We had a scheduled float plan flight back to Hanoi, but due to weather conditions it was delayed until the last possible second and then ultimately cancelled.  We were told by the airline that they would get us a driver and car.  A few other people were in this situation so one by one we watched people leave in the cars provided by the airline.  When our car pulled up it looked like it was about to break down, very unlike all the other passenger cars we saw pulling up for the other stranded tourists.  The drive alone is a long one and known for being uncomfortable.  Peter kindly requested a different mode of transportation which they did deliver on.  Off we went to Hanoi arriving quite a bit later than expected, but eventually arriving back at Elegance Ruby about 6 hours after our anticipated arrival time.

The next day was our last full day in Vietnam.  We did a walking tour of Hanoi which provided many photo opportunities because there is so much going on and so much to see in this city.

Hoan Kiem Lake

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Ngoc Son Temple

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All types of Vendors

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We are always in search for good Pho which proved to be really easy to come by.  We stopped at Pho Thin for a late lunch.

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A well known performance art in Hanoi is water puppet shows.  With my love for anything performance related, I was obviously excited for this idea.  That evening we purchased tickets to Thang Long Water Puppet Puppet Theater.  Why are water puppet shows popular in Vietnam?

This folk art was created thousands of years ago by rice paddy farmers.  The shows were done in celebration for the end of a rice harvest , religious celebrations, or a way to entertain each other when the rice fields would flood.  The farmers would do the shows in waist deep water in the rice paddies with a pagoda placed in the field to hide the puppeteers.  The water also hid the puppet strings and provided a glimmering stage for the puppets.  The show depicts village life as well as important historical events.

The performance was both fun, funny, entertaining, and silly.  I loved it!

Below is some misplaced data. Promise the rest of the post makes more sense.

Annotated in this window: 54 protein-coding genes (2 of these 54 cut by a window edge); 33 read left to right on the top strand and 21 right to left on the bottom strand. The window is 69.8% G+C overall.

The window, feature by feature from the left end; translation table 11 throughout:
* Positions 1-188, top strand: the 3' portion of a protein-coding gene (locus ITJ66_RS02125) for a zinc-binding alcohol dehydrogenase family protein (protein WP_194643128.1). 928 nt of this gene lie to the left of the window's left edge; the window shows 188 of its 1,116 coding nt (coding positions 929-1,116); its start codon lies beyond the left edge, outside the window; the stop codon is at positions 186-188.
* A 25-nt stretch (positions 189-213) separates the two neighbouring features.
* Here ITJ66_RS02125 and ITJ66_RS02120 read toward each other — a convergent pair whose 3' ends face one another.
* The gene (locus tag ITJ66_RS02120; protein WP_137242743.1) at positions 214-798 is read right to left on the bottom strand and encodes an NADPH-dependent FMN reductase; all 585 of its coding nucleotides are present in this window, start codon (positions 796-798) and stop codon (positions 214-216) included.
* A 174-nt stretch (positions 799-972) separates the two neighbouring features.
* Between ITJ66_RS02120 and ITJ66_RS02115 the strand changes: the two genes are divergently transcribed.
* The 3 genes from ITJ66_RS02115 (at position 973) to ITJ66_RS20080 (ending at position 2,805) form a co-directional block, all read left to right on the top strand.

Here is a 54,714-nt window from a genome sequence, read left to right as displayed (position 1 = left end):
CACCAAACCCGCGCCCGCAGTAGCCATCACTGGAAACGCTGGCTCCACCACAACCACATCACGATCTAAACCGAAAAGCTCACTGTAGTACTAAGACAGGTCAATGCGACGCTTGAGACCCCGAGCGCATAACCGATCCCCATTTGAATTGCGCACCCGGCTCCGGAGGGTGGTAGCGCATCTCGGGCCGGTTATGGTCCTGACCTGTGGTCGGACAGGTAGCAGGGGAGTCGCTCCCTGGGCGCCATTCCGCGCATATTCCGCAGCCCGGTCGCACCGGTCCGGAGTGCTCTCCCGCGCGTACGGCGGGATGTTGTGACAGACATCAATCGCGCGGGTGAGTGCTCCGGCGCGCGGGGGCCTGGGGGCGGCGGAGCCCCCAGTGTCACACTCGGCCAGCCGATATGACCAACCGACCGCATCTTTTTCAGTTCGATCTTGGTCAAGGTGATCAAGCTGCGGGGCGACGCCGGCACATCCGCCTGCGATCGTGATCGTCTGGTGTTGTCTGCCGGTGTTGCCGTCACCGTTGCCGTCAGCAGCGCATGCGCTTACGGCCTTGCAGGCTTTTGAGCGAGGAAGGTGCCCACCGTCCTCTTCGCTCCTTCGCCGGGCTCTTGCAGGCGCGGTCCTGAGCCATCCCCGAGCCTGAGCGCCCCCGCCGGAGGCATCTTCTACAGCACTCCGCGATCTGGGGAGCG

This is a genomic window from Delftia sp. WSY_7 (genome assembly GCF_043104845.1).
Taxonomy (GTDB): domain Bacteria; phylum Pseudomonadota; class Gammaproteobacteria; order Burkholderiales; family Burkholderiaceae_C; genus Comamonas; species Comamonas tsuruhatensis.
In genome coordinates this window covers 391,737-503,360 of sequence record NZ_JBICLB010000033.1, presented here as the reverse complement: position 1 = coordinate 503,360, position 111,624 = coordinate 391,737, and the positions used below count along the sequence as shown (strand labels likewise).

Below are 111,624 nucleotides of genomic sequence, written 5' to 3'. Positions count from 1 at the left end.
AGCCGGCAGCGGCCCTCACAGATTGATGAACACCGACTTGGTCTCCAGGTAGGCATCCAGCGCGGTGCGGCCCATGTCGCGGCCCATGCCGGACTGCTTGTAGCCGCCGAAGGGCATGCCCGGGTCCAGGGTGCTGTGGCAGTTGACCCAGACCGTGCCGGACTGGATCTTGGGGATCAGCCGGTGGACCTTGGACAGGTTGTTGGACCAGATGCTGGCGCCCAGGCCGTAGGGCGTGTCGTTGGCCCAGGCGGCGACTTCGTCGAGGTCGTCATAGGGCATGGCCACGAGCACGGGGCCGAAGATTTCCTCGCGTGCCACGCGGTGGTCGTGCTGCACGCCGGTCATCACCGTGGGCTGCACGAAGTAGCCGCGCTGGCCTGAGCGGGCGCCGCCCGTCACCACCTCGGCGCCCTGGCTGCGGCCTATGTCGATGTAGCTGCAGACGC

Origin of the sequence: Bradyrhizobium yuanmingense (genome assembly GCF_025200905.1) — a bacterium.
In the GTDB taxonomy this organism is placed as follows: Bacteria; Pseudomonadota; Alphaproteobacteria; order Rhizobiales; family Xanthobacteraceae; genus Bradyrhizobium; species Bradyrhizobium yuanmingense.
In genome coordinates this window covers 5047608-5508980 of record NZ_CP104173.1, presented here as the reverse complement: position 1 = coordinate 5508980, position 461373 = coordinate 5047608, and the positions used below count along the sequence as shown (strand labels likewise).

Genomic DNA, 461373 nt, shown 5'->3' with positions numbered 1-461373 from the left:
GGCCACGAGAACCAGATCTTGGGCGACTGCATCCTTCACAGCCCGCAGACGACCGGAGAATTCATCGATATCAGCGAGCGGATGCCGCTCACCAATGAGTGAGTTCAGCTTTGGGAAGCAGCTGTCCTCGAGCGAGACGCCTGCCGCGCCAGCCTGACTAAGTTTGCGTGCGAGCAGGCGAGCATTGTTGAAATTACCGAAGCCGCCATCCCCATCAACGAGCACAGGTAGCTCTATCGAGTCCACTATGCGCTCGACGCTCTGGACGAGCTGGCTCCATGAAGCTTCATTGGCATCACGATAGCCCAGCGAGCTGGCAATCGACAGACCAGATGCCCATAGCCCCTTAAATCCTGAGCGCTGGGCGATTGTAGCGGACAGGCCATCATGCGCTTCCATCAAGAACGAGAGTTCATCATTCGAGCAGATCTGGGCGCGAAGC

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Not only were there puppets but we were also treated to live singing and live instruments.  To the side of the stage there is a raised balcony that held narrators who told the story by song while a live band played traditional Vietnamese music.



At the end the puppeteers came out for applause and a bow.  Job well done.



The next morning we went for coffee at one of the hip cafes, Cong Caphe, which specializes in coconut coffee; two of my most favorite things, so this was something I didn’t want to miss out on.  Peter got so caught up in the hipness of the place that he went straight hipster on me with his tiny coffee cup, a new hair style and a cold, judgemental stare.

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Before leaving Vietnam we went for one last bowl of pho at My Xao.  I managed to get my favorite picture of Peter of all time.

Aptly entitled Tall guy in a little Chair.



Up next we were off to explore the country of Laos.

Thanks for a wonderful trip Vietnam.  We enjoyed you, Pho sho. ;)



  • Aprille

    Pho is the best, especially when you are sick! That cruise looks spectacular! And I too bought a small red leather fanny pack for bike tour in Medellin, Colombia a couple of years ago. It was so useful, and small enough to hide under my shirt. BUT, the sweat from the biking caused the red dye to stain my shirt so it looked like I was bleeding from my belly by the end! :) Still, I keep it for those times when you are on an outdoor activity and all you need is ID, cash/credit card, and your cell.

  • The cruise was awesome and a step up as far as luxury from our overnight stay on the boat in El Nido. I didn’t actually buy the fanny pack. It was provided, however if I find myself on a major hike or bide ride in the future I am going to look into getting one. Thanks for reading and commenting. I always look forward to your thoughts.

  • The Tube

    We’re going to Vietnam next Feb-March. Have not much clue about that part of the world but would be very interested in the food culture as well as Halong Bay. Any tips on getting three weeks max out of our journey? PS. We are not interested in package deals but prefer to scout around for good deals. ))